Morcela de Arroz

Travel to the southern mountain ranges, the Monchique which border the Algarve of Portugal and you are sure to encounter the potent sausage, Morcela de Arroz. (MA). It is a ready-to-eat and cooked sausage, up to 400g in weight and prepared from ground pork meat, blood and rice, minced fresh onion, ground spices notably cumin, clove, allspice, pepper and spearmint. It also contains salt, all of which is then stuffed into a natural casing of pork stomach, or pork and cattle intestine. It is then boiled in seasoned broth.

The sausage is an important delicacy and keeps a number of food industries going. It is not preserved with antimicrobials and does not present a significant number of hurdles or barriers to microbial growth. It has an average pH of 6 and a water activity of 0.97 so must rely on heating. It is not packed either and is usually eaten as a snack.

The heating process generally kills all micro-organisms. It is generally taken to above 90 °C for 30 minutes at its core temperature. This should mean it complies with recommendations for the safe production of low acid refrigerated processed foods with extended durability (REPFEDs). The recommendation states there should be a cook time at the core of 2 minutes at 70 °C allowing a reduction of a particularly nasty microorganism Listeria monocytogenes. (ICMSF, 2002). It is generally treated as a very short shelf-life food.

Improving its shelf-life and reducing its susceptibility to microbial contamination is important if the sausage is to enjoy progressive commercial growth. One way to improve its acceptability is to produce it in thick slices like haggis or try other novel approaches to packaging and presentation. However, modifying the traditional appearance or applying new product development approaches is not without risk – it could jeopardise the what microbial stability there is.

Methods to understand the heating processes  in such an inhomogeneous product had started back in 2008 (Pereira et al., 2008) in various research departments of the Portuguese capital, Lisbon. Now, further studies on the sausage and its behaviour with different types of packing have been examined (Perreira et al., 2015) by investigating how L. monocytogenes behaves in such a food system.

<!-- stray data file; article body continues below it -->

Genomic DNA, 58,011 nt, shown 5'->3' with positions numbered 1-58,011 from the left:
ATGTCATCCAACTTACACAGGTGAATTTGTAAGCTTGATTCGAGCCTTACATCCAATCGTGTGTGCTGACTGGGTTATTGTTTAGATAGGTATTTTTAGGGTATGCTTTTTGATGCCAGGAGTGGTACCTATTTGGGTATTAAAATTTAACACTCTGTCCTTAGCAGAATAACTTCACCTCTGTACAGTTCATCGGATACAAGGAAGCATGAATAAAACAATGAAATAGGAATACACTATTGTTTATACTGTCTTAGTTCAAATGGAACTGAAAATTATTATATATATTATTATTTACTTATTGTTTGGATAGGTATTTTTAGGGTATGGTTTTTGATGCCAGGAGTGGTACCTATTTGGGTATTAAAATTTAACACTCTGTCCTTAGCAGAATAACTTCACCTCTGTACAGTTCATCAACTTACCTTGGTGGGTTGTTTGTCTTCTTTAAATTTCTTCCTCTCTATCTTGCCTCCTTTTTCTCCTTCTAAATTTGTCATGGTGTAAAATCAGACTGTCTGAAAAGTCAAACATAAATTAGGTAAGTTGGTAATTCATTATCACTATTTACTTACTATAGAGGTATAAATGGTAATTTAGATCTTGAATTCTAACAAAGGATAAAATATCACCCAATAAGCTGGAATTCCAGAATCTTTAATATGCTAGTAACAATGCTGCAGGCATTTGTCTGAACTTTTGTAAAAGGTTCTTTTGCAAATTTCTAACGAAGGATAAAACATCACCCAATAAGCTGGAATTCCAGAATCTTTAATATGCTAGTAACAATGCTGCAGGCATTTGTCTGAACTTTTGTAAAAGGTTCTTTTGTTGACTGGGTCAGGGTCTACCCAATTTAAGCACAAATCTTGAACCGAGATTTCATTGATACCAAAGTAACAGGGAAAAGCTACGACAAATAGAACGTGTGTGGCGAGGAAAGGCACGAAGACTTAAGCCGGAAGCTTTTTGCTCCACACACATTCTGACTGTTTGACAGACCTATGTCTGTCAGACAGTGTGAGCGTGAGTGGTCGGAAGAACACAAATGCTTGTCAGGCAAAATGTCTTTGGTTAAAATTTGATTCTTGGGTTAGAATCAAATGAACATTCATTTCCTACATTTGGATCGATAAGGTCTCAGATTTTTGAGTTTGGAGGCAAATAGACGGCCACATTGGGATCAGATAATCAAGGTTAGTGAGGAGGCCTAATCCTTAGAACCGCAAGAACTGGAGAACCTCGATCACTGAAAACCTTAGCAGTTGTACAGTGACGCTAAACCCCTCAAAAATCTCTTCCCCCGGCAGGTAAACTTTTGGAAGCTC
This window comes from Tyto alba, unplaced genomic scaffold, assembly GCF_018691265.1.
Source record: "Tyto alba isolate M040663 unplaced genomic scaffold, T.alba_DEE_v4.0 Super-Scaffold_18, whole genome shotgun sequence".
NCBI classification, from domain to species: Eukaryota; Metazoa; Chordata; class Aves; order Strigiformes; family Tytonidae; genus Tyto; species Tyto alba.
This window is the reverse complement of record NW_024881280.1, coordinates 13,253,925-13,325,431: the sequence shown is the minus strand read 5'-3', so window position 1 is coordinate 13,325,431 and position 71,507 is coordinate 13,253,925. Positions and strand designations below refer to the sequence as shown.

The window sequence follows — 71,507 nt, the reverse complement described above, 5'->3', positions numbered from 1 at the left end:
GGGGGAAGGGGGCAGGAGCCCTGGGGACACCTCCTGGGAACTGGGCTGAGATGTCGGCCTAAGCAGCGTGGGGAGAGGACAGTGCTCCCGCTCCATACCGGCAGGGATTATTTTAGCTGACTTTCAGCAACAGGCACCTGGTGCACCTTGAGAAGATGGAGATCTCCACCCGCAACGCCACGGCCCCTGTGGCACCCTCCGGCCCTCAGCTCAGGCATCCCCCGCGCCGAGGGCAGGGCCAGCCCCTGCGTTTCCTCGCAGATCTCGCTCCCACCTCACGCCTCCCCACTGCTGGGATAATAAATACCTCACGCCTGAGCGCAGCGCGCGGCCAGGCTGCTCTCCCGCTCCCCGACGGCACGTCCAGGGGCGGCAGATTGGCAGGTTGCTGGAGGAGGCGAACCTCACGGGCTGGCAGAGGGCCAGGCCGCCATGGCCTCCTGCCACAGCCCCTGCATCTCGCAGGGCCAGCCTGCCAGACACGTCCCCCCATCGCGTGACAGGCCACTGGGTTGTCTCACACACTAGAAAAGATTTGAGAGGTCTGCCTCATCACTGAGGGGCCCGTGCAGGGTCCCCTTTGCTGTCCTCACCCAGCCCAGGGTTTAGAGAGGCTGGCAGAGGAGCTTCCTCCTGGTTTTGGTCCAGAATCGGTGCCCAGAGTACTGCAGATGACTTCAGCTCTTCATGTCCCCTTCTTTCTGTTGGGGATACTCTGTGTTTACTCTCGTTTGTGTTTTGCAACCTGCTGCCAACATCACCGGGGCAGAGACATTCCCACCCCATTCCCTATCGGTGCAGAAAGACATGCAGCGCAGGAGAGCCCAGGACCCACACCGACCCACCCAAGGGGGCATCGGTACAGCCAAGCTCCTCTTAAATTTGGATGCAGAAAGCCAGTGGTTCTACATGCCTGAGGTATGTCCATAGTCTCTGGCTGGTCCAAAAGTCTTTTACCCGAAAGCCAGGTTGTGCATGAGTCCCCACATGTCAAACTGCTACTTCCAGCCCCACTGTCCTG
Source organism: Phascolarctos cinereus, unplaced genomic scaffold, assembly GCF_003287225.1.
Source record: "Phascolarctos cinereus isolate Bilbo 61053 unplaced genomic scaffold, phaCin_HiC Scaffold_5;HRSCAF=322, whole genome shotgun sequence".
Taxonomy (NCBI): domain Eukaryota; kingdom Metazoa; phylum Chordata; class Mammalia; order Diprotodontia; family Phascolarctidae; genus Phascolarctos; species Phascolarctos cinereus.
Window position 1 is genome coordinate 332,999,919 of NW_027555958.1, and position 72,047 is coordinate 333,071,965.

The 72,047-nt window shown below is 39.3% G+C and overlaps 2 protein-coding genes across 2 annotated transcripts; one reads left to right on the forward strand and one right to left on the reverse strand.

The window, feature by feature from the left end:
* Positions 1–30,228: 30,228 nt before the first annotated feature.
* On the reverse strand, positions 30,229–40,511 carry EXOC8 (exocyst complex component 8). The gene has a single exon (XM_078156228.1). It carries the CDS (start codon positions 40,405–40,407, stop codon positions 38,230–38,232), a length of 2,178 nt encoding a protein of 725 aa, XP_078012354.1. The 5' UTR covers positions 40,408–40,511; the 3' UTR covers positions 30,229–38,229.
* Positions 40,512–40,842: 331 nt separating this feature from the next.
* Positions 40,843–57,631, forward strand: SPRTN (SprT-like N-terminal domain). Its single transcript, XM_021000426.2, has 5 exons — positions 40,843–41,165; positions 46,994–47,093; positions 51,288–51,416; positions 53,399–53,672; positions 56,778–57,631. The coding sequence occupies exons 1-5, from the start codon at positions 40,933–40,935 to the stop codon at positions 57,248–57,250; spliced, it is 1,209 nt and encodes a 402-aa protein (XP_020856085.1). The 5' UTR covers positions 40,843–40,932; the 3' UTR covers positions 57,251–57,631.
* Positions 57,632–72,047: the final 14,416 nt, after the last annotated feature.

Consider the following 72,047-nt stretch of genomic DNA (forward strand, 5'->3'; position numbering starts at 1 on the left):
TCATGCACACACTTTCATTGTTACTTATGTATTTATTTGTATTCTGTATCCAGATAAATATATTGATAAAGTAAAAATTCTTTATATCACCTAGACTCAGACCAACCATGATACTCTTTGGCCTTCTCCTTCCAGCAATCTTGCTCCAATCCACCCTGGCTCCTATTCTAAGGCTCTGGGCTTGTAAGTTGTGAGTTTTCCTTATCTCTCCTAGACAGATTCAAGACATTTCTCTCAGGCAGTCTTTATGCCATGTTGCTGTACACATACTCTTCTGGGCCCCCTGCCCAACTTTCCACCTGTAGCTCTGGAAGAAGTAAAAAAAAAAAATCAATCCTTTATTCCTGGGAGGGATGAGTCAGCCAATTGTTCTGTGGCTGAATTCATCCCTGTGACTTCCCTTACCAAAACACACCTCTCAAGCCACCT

A consumer panel tested the sensory performance of the Morcela, especially the storage temperatures needed. A  shelf life was based on sensory rejection by the consumers, long before the product was considered hazardous due to the possible growth any Listeria. based on the types of packaging used, the shelf-life was set at 4, 8, and 10 days in either aerobic, vacuum, and Modified Atmospheric Packaging (MAP).


ICMSF. (2002) Microorganisms in foods 7: microbiological testing in food safety management. New York: Kluwer Academic/Plenum Publishers.

Pereira, J.A., Ferreira-Dias, S., Matos, T.J.S. (2008) Application of unsteady-state heat transfer equations to Portuguese traditional meat products from Monchique region. 54th International Congress of Meat Science and Technology; Cape Town, South Africa 10–15 August. Helsinki, Finland: ICoMST2008.

Pereira, J. A., Silva, P., Matos, T. J. S. and Patarata, L. (2015), Shelf Life Determination of Sliced Portuguese Traditional Blood Sausage—Morcela de Arroz de Monchique through Microbiological Challenge and Consumer Test. Journal of Food Science. doi: 10.1111/1750-3841.12782

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  1. I love a bit of sausage ! Have you seen Sausage Party ? What a riot. I love Seth Rogan because he is the most wicked man out there.

  2. Made a Feijoada a Transmontana and there is nothing that beats the flavour of this sausage in that dish. I reckon it is better than black pudding personally.

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